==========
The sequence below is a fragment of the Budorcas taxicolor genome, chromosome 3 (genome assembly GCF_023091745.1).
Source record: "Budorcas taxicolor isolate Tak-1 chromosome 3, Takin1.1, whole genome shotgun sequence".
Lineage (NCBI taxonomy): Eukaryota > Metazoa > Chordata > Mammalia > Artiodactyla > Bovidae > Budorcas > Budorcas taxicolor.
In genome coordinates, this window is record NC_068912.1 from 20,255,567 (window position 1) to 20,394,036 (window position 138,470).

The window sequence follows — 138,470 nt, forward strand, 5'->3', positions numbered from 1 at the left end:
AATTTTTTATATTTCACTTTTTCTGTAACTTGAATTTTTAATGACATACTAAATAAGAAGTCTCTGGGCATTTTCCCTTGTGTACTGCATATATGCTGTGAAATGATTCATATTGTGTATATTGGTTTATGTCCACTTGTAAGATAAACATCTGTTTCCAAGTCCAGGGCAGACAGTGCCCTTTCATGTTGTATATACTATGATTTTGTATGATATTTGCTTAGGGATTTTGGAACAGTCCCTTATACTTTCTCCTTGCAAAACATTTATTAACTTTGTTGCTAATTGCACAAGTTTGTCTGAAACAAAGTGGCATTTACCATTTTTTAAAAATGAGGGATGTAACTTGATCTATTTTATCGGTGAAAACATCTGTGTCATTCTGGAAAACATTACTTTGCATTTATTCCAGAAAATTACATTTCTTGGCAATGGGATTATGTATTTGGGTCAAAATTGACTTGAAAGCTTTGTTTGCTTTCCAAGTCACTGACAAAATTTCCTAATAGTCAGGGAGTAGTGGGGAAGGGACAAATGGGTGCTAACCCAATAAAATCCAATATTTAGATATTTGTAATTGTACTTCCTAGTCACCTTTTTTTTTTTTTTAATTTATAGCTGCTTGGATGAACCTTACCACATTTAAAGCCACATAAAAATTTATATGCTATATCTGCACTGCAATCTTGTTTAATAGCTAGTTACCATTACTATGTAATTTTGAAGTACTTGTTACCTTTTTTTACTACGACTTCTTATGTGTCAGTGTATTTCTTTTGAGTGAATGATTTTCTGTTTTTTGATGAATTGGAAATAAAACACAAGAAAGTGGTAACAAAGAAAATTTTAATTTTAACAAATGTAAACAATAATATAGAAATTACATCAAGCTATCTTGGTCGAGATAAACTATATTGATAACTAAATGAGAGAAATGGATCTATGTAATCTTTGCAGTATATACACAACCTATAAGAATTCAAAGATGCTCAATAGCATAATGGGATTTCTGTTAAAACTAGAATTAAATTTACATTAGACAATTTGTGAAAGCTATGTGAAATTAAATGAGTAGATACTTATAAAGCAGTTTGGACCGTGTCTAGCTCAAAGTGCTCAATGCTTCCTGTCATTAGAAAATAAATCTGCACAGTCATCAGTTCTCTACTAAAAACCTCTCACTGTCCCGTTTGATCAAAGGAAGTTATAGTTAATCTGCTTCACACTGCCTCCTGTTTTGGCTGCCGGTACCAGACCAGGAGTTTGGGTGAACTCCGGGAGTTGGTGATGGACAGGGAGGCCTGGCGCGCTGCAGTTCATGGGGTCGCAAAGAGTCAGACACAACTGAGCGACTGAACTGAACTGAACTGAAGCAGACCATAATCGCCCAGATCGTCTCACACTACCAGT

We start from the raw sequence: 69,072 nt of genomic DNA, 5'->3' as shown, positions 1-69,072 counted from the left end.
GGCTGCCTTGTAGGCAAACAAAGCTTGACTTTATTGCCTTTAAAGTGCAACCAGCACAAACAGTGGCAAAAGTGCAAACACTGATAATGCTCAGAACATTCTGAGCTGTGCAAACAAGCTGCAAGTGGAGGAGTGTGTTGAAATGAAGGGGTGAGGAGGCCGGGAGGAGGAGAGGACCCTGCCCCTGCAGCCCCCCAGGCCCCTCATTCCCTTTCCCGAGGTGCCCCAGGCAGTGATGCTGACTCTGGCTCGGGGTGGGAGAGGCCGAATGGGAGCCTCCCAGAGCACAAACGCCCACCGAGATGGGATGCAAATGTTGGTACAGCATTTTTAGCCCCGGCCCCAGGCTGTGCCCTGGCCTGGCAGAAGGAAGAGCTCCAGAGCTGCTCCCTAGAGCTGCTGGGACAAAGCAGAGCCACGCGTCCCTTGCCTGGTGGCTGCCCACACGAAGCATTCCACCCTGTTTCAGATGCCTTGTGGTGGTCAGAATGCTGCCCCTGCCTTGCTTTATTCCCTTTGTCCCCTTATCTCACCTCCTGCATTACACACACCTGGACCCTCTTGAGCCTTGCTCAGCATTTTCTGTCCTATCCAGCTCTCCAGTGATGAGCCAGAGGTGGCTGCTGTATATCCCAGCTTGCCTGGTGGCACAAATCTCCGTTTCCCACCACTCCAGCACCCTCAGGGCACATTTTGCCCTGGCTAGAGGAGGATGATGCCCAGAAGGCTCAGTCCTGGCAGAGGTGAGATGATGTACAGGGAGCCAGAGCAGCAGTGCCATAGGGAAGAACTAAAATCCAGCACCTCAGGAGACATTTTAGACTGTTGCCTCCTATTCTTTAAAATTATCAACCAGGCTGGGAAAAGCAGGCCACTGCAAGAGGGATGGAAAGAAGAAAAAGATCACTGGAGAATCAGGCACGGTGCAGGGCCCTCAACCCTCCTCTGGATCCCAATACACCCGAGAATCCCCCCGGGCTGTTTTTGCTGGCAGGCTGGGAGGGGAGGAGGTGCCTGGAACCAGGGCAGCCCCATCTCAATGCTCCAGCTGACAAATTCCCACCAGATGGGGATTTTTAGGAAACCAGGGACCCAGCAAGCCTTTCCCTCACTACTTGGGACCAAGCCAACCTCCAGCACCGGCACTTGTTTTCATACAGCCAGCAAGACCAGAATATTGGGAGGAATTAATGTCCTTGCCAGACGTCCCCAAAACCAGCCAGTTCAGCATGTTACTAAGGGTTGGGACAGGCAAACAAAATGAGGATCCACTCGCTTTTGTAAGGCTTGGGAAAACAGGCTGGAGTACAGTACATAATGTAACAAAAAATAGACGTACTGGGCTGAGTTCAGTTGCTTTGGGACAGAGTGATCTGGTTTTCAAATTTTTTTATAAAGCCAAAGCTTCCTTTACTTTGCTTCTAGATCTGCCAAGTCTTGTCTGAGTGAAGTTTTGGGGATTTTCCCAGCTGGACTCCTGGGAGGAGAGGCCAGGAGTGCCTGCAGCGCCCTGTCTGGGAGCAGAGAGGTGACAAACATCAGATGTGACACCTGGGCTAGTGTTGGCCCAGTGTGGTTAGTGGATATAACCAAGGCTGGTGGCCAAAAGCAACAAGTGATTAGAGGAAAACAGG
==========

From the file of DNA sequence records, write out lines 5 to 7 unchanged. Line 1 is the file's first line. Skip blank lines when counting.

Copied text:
The window sequence follows — 138,470 nt, forward strand, 5'->3', positions numbered from 1 at the left end:
AATTTTTTATATTTCACTTTTTCTGTAACTTGAATTTTTAATGACATACTAAATAAGAAGTCTCTGGGCATTTTCCCTTGTGTACTGCATATATGCTGTGAAATGATTCATATTGTGTATATTGGTTTATGTCCACTTGTAAGATAAACATCTGTTTCCAAGTCCAGGGCAGACAGTGCCCTTTCATGTTGTATATACTATGATTTTGTATGATATTTGCTTAGGGATTTTGGAACAGTCCCTTATACTTTCTCCTTGCAAAACATTTATTAACTTTGTTGCTAATTGCACAAGTTTGTCTGAAACAAAGTGGCATTTACCATTTTTTAAAAATGAGGGATGTAACTTGATCTATTTTATCGGTGAAAACATCTGTGTCATTCTGGAAAACATTACTTTGCATTTATTCCAGAAAATTACATTTCTTGGCAATGGGATTATGTATTTGGGTCAAAATTGACTTGAAAGCTTTGTTTGCTTTCCAAGTCACTGACAAAATTTCCTAATAGTCAGGGAGTAGTGGGGAAGGGACAAATGGGTGCTAACCCAATAAAATCCAATATTTAGATATTTGTAATTGTACTTCCTAGTCACCTTTTTTTTTTTTTTAATTTATAGCTGCTTGGATGAACCTTACCACATTTAAAGCCACATAAAAATTTATATGCTATATCTGCACTGCAATCTTGTTTAATAGCTAGTTACCATTACTATGTAATTTTGAAGTACTTGTTACCTTTTTTTACTACGACTTCTTATGTGTCAGTGTATTTCTTTTGAGTGAATGATTTTCTGTTTTTTGATGAATTGGAAATAAAACACAAGAAAGTGGTAACAAAGAAAATTTTAATTTTAACAAATGTAAACAATAATATAGAAATTACATCAAGCTATCTTGGTCGAGATAAACTATATTGATAACTAAATGAGAGAAATGGATCTATGTAATCTTTGCAGTATATACACAACCTATAAGAATTCAAAGATGCTCAATAGCATAATGGGATTTCTGTTAAAACTAGAATTAAATTTACATTAGACAATTTGTGAAAGCTATGTGAAATTAAATGAGTAGATACTTATAAAGCAGTTTGGACCGTGTCTAGCTCAAAGTGCTCAATGCTTCCTGTCATTAGAAAATAAATCTGCACAGTCATCAGTTCTCTACTAAAAACCTCTCACTGTCCCGTTTGATCAAAGGAAGTTATAGTTAATCTGCTTCACACTGCCTCCTGTTTTGGCTGCCGGTACCAGACCAGGAGTTTGGGTGAACTCCGGGAGTTGGTGATGGACAGGGAGGCCTGGCGCGCTGCAGTTCATGGGGTCGCAAAGAGTCAGACACAACTGAGCGACTGAACTGAACTGAACTGAAGCAGACCATAATCGCCCAGATCGTCTCACACTACCAGT

We start from the raw sequence: 69,072 nt of genomic DNA, 5'->3' as shown, positions 1-69,072 counted from the left end.